“How video gaming makes me a better math student,”
“While I was doing my Online Stats homework.”
Serendipity might be an appropriate word: something I learned along the way.
Basically, I picked up a cool crafting material collecting trick through persistence and trial-and-error. While doing my math homework (on my other PC screen) and playing SWTOR online: Star Wars the Old Republic.
It all began with embarrassment about a week ago. I asked my online teacher to reopen an online quiz because I had missed the due date. Yikes. AND I am a teacher myself. Awkward! I make a habit of showing students how to configure their notifications/settings, so they NEVER miss a due date. Somehow my notifications were turned off. Apparently, the online host “reset” all the settings at the beginning of a new term!??? Note to self: Please check settings and notifications in online learning host at beginning of EVERY semester. With that being said, I will continue.
So, with a small midsummer break, I decided to get ahead on my math homework. Good choice. On Friday night, I spent all of my time doing my online stats homework online and taking a chapter quiz. While playing a video game. I was collecting crafting materials on a planet much higher than the level of the toon I was playing: level 58 versus level 32. No match. Reminds me of the talent mismatch I often feel when trying to do math. Hello.
Motivations? I wanted to pair something worthwhile with another worthwhile thing. Crafting and material collecting takes time. So does math homework. I thought, “Let’s do both!” Multitasking. Making life tolerable.
When I collect high level crafting materials in SWTOR, I can sell them on the GTN (Galactic Trade Network) for lots of credits…..makes the gaming experience easier, when the creds are freely flowing!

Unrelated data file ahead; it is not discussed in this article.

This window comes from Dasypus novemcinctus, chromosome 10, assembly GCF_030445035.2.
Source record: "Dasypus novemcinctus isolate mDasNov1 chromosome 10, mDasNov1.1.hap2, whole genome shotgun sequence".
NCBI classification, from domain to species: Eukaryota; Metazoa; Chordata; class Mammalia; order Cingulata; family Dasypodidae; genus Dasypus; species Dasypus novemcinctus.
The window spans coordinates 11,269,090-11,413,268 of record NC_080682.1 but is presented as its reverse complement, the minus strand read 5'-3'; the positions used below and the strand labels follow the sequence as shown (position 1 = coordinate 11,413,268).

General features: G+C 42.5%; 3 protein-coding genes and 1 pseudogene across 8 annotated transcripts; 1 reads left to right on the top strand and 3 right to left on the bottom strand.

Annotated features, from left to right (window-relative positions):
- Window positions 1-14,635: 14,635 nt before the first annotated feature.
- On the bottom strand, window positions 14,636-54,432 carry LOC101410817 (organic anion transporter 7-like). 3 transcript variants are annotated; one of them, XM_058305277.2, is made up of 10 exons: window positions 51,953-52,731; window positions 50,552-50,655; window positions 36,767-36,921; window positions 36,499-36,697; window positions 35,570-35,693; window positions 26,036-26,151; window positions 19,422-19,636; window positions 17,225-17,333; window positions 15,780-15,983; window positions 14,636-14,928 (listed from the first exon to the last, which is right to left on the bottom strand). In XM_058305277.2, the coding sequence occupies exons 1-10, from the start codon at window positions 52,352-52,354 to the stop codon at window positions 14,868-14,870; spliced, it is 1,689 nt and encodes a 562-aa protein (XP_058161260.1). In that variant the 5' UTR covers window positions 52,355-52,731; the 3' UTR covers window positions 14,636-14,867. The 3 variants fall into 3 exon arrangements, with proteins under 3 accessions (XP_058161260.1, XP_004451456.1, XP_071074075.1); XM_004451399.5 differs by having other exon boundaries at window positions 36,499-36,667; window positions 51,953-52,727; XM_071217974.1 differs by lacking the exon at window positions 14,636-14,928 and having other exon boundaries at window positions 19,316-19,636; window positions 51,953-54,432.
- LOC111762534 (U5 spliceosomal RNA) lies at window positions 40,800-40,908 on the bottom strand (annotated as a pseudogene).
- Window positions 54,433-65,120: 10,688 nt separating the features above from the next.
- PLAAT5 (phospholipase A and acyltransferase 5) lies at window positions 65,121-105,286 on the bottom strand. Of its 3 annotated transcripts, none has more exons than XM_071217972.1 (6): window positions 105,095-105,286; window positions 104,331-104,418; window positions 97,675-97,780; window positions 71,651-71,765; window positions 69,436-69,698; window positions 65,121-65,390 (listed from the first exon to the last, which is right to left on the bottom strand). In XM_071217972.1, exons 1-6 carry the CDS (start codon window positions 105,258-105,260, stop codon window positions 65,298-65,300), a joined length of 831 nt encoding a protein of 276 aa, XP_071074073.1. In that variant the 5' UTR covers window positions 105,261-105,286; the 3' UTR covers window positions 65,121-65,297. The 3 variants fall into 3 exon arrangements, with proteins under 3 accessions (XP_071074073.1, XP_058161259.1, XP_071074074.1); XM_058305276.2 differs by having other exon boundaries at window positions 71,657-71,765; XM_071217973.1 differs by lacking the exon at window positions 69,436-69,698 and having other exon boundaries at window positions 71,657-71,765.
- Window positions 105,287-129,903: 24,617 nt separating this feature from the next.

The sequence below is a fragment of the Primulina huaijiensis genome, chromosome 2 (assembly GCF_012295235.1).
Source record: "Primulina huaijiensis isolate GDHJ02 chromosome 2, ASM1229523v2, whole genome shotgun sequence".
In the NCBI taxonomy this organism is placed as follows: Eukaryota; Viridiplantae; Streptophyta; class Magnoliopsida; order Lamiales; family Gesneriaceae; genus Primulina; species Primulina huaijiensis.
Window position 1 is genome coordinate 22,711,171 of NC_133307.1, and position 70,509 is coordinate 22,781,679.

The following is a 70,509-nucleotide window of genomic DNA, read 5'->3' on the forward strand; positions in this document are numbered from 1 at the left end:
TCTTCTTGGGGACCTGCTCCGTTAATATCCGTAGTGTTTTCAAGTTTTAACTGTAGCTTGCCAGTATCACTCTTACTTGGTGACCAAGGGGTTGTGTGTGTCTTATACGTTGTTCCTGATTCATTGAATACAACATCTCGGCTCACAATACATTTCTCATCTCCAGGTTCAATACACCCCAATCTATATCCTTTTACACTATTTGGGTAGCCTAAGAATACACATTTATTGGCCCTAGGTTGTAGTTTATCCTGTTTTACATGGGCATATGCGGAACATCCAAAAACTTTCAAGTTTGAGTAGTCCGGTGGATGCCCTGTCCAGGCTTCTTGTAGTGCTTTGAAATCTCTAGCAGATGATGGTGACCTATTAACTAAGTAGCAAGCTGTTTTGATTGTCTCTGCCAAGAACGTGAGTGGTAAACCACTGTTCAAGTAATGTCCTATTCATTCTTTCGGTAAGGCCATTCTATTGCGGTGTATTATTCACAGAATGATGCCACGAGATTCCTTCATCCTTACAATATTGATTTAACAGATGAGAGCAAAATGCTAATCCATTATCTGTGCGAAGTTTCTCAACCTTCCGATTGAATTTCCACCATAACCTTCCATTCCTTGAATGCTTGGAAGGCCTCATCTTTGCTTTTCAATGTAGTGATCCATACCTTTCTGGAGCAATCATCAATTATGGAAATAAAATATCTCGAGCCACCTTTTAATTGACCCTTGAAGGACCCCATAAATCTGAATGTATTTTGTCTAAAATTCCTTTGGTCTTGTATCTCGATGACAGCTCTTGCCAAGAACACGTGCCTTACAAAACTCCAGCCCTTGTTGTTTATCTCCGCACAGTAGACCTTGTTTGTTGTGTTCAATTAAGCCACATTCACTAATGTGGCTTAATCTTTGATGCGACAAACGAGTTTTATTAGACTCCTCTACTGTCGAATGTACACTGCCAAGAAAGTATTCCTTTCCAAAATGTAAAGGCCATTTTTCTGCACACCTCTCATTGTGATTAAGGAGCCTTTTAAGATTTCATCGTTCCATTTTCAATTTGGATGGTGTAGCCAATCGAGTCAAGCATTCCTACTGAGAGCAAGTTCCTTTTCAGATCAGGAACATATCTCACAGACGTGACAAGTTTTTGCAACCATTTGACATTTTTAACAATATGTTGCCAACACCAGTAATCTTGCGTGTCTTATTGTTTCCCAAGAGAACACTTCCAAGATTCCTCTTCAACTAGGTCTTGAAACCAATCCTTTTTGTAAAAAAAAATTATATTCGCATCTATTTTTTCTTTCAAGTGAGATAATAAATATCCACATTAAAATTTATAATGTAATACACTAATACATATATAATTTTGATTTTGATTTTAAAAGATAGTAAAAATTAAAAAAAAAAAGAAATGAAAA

The problem I faced was that the developers placed many of the materials for gathering near mobs or monsters. (Again, reminds me of math learning, at times.) Not a problem if my player level matches the foe(s). In this case, I was 26 levels too low to compete. Actually about 24 levels (I can compete a couple of levels below an opponent, but not much less).
I learned in my game (through repetition) that I could lure a monster away from the loot and then go and collect the crafting materials while he was distracted. And again afterward.
*Spoiler Alert* If shooting games or shooting videos are offensive to you, please stop reading now! And don’t watch the video following.
Video commentary: I got knocked down while “aggravating” the monster. I picked myself up and kept going. Backpedaling, but moving. I knew my plan. I had a plan. Even in the face of a setback.
Gaming is like doing math. This week, when I did my math statistics mid-term and got the lowest B possible, I felt insulted. I don’t make B’s! I make A’s! (Apparently, I make B’s and C’s and so forth in stats.) Acceptance of reality. I got knocked down but got back up. I made the conscious decision to take my Friday night and attempt to get ahead in my math class. I do not need to be behind in my math class. Not even up to date. Ahead. Plan ahead. That is key for me in conquering my “monsters” in math.
Persistence is key in gaming and in math.
Happy gaming and math questing!
Brother Barnes (your brother in the struggle)
I also explained “line of sight,” in the gaming video above. When I teach the foramina of the skull: lacerum, ovale and spinosum, I tell my students that I remember the correct order from the middle of the skull by LOS: “line of sight.” The foramen lacerum is most medial, ovale is middle and spinosum is lateral.